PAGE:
‘Significant challenges’ faced by Jewish schools due to funding cuts

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‘Significant challenges’ faced by Jewish schools due to funding cuts

Jewish Education chiefs say they are at 'the forefront of the nightmare' caused by being 'absolutely starved of funds'

Jewish education chiefs this week spoke of “significant challenges” faced by Jewish schools as a result of a real-term reduction in funding, with one chair of governors describing the situation as “beyond a nightmare”.

Confirmation that Jewish schools were also feeling the pinch followed a Downing Street protest of headteachers representing more than 5,000 schools, a week before Chancellor Philip Hammond is due to deliver his next Budget speech.

Jewish school leaders said they were being “absolutely starved of funds” after the introduction of a new national funding formula, which reallocates money to schools with “high needs” across the country.

“We’re at the forefront of this nightmare,” said Joshua Rowe, chair of governors at King David High School in Manchester. “Our school is effectively lost. Five years ago we got £5 million per year, this year it’s £3.7m.”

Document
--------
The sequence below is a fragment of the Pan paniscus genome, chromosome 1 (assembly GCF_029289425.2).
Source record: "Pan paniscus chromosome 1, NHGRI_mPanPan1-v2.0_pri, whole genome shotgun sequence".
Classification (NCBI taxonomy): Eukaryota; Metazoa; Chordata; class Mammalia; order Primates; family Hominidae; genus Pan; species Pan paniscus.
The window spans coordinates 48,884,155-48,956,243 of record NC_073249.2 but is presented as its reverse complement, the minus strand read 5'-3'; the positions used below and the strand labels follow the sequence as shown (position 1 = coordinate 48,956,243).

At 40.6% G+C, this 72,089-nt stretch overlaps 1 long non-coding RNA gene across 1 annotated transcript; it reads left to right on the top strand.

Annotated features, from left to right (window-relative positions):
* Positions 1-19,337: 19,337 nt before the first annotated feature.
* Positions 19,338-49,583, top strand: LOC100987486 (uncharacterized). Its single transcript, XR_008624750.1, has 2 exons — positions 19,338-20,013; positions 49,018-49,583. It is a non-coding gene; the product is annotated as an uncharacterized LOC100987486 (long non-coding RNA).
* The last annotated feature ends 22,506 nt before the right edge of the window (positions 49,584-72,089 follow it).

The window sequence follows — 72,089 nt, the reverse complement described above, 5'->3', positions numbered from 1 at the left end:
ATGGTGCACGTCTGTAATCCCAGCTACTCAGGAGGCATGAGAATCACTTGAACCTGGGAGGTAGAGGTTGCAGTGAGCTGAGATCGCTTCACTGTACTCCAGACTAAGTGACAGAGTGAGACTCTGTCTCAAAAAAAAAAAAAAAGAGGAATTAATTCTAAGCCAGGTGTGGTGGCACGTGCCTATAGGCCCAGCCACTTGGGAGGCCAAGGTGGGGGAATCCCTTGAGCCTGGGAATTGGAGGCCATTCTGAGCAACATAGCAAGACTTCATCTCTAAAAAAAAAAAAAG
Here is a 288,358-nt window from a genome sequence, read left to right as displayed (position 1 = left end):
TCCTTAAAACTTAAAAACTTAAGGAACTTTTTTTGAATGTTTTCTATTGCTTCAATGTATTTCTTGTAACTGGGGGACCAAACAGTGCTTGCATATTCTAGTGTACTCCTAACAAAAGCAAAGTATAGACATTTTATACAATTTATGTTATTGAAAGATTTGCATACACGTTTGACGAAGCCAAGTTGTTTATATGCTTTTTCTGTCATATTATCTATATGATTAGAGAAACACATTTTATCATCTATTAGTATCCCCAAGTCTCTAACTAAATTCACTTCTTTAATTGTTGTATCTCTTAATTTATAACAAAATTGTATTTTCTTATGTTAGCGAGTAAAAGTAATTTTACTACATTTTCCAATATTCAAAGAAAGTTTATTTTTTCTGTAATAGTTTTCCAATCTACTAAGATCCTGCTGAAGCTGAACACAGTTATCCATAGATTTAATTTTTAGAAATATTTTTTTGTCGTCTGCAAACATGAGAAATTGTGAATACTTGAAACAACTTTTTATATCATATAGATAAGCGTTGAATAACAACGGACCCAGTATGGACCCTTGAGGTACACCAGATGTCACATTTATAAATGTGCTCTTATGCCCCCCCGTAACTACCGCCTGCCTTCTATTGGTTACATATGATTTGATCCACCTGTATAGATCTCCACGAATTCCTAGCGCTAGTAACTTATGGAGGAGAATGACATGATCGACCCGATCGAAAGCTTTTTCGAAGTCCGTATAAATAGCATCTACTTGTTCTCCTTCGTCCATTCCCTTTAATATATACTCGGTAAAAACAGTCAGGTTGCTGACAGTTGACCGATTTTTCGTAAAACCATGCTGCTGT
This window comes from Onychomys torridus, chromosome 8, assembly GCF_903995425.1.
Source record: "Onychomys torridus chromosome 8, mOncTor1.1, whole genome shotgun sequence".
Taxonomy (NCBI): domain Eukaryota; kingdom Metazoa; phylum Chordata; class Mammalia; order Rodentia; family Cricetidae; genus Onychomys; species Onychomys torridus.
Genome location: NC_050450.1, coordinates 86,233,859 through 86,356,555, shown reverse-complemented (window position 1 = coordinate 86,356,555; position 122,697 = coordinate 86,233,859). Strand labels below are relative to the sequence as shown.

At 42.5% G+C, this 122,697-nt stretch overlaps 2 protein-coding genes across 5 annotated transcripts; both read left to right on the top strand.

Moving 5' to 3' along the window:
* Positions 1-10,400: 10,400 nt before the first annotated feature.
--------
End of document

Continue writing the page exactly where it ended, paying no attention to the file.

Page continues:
Rowe added: “Everywhere you look, costs have rocketed. The Government has dumped special needs on us, and it has changed the curriculum entirely, so we have to buy all new books. It’s beyond a nightmare.”

Rabbi David Meyer, the executive director of Partnerships for Jewish Schools (PaJeS), agreed that the “reduction in school funding is making the delivery of a high quality education increasingly difficult”.

He said: “Jewish schools are suffering at least as much as all state schools and they look to the government for additional funding. The pressure on school budgets highlights the importance of parental voluntary contributions which are so important for supporting the delivery of education within our schools.”

Rowe said the school had asked parents to donate but that they “had not been particularly forthcoming,” adding: “The unintended consequence of this redistribution is that you’re punishing good schools like ours and actually rewarding failure.”

He said the school, which has held several increasingly desperate fundraising events, had written to the Department of Education “hundreds of times” but said they had neither heard from nor seen Secretary of State Justine Greening.

Asked where next for King David, recently named the third best comprehensive school in the country, Rowe said: “Don’t ask.”  

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